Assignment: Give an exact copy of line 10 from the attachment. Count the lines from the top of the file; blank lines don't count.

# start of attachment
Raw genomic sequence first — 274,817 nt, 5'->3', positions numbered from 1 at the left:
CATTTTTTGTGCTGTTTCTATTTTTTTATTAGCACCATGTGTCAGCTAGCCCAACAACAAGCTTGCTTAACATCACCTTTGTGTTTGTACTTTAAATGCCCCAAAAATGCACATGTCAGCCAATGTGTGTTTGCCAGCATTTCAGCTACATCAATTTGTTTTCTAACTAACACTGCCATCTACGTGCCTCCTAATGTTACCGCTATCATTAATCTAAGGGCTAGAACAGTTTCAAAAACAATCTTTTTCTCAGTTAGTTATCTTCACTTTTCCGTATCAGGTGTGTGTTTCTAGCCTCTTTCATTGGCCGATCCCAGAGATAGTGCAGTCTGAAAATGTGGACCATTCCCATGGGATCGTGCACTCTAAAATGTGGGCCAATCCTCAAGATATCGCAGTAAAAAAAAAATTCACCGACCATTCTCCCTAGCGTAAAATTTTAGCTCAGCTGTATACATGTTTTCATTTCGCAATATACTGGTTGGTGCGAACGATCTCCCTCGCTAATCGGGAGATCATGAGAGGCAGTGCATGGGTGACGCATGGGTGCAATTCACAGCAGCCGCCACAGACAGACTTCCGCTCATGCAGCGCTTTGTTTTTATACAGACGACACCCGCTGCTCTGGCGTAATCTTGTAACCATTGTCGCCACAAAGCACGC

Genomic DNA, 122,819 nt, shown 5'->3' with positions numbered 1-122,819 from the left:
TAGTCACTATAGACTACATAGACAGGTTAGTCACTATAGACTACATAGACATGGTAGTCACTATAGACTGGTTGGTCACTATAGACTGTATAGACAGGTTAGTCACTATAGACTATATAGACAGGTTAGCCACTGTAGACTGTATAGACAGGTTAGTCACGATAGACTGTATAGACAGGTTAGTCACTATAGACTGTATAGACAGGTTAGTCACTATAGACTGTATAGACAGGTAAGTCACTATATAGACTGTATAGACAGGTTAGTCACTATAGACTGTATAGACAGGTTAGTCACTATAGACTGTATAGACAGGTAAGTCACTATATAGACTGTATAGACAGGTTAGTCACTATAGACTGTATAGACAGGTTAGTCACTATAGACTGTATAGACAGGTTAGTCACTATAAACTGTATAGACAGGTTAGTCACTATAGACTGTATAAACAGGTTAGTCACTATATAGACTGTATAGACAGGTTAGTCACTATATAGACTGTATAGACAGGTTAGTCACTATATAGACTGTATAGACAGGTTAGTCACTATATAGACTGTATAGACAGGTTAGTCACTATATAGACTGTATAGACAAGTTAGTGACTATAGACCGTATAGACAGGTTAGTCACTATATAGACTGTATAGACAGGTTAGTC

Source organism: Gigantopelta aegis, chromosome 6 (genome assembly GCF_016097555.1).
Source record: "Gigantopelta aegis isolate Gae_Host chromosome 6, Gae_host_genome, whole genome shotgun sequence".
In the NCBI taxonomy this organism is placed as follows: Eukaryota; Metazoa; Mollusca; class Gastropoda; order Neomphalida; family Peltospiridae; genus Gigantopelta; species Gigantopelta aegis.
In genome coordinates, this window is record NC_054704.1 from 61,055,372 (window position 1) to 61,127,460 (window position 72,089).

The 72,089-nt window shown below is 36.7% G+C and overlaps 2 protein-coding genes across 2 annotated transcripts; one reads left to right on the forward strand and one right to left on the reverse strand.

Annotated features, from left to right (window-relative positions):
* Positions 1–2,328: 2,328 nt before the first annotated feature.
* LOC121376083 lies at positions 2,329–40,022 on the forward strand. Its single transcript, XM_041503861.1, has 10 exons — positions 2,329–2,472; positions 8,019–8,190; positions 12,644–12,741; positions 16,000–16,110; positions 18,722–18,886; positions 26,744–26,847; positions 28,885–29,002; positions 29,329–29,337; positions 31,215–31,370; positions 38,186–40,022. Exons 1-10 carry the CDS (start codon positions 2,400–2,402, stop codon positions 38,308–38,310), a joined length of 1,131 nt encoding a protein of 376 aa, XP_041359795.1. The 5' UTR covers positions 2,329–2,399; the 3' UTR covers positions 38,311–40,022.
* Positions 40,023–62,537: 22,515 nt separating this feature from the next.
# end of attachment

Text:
Annotated features, from left to right (window-relative positions):